“I’m okay with Jesus being a great teacher and even somehow a heavenly revealer,” a man once said to me, “but I’m just not into this whole notion of Jesus being God. I have a hard time with that one.” Sound familiar? Have you ever heard this? Maybe even said it yourself? Or maybe you haven’t said it, but deep inside you’ve wondered about how Jesus could possible have been divine.
Indeed, the deity of Jesus isn’t one of the easiest of Christian beliefs to grasp, though it is one of the most central, and, I might add, one of the most controversial. If Jesus was just an inspired human teacher, one who pointed the way (or a way) to God, this fits nicely within our contemporary religious milieu. But if Christians claim that Jesus was not merely a human prophet, as affirmed, for example, by Islam, but somehow also the one true God in the flesh, then this sets Christianity apart from other religions. It implies that Christ is not merely one possible way to God, but a unique way. In our world today, this claim can seem arrogant, if not antique.
Today, some folks who aren’t Christians don’t have a problem with the divinity of Jesus because they believe that all people are, in some sense, divine. Like the Gnostics of days gone by, these spiritual folk affirm that a spark of the divine dwells within each person. They claim that we will experience life most fully when we realize that we are all in some measure divine. From this perspective, Jesus’ divinity seems to pose no problem, since, in the end, all people are divine. Jesus is the Son of God? Not to worry, because we are all sons and daughters of God.
But Christian orthodoxy has always affirmed, not that Jesus was divine in a way common to all people, but in a unique way. Jesus didn’t simply have some element of the divine implanted within him. Rather, he was the unique and perfect incarnation of the one true God. Whether people are right or not in their belief about the divine spark in human beings, what is claimed about Jesus is radically different than this belief, even if it happens to be true.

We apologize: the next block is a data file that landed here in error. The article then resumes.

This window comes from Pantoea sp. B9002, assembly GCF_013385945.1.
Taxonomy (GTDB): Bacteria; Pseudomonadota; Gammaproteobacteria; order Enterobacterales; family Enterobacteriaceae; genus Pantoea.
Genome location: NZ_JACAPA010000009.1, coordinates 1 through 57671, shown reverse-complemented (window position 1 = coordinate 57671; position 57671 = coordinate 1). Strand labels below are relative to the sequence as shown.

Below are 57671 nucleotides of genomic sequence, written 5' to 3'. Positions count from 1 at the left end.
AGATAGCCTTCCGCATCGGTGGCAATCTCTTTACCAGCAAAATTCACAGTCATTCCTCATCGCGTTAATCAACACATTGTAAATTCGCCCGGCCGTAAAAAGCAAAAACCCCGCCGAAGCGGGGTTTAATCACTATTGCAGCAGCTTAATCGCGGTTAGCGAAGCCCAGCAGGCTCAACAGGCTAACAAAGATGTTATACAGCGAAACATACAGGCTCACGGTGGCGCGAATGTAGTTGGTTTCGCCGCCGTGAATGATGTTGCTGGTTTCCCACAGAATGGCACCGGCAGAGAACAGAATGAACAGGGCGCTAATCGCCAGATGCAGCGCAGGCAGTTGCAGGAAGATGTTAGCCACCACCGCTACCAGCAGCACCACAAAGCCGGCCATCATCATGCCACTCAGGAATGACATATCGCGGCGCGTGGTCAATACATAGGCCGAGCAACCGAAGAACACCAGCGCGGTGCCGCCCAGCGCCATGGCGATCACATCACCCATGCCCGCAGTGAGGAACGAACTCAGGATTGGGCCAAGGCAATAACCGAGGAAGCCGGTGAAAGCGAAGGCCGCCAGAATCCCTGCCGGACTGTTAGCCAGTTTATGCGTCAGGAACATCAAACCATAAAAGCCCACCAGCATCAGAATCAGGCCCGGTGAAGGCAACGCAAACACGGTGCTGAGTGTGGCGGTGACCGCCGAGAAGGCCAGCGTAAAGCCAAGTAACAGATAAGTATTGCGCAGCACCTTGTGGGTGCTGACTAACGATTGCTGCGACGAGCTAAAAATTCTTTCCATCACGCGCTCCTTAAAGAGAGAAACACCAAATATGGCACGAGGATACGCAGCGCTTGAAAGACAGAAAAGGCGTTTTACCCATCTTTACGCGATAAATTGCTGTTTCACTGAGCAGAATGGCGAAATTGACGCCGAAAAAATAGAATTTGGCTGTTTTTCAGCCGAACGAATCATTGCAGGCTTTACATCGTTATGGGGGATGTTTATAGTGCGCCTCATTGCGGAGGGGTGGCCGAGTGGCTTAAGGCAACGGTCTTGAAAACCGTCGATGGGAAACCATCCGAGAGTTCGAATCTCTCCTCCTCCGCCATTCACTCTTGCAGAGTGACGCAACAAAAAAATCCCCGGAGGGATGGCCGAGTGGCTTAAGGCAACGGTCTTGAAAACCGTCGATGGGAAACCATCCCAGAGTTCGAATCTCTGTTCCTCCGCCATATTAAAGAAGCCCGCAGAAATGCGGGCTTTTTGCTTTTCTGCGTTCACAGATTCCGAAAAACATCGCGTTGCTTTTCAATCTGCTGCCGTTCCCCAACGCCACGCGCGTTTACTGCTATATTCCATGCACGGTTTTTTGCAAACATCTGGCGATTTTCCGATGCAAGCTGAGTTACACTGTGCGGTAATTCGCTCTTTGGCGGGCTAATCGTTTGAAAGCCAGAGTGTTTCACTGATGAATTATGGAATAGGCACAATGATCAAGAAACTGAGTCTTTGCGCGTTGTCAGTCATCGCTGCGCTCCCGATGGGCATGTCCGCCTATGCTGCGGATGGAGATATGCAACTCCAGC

One of the questions people commonly ask when considering the deity of Jesus is: “Where did this idea come from?” Or, to put the question somewhat differently: “Why did Jesus’ followers start thinking that he was, not just a human teacher and savior, but God in the flesh?” This is a crucial question, one that Christians should be able to answer. In this blog series I will attempt to answer this question by examining the historical records from earliest Christian belief. (Photo: An icon of Jesus Christ as Pantokrator, a Greek word meaning “ruler of all things.” From a Serbian monastery in Greece.)
The question of why the earliest Christians believed Jesus to be divine is important, not only as a matter of historical interest, but also because the divinity of Jesus is often rejected today on the grounds that it was not an essential part of earliest Christian faith but a latter addition. Because it came later, many have argued, it can be safely jettisoned, and we can all get back to the most authentic, politically-correct version of Christianity, in which Jesus is an inspired man, but only a man.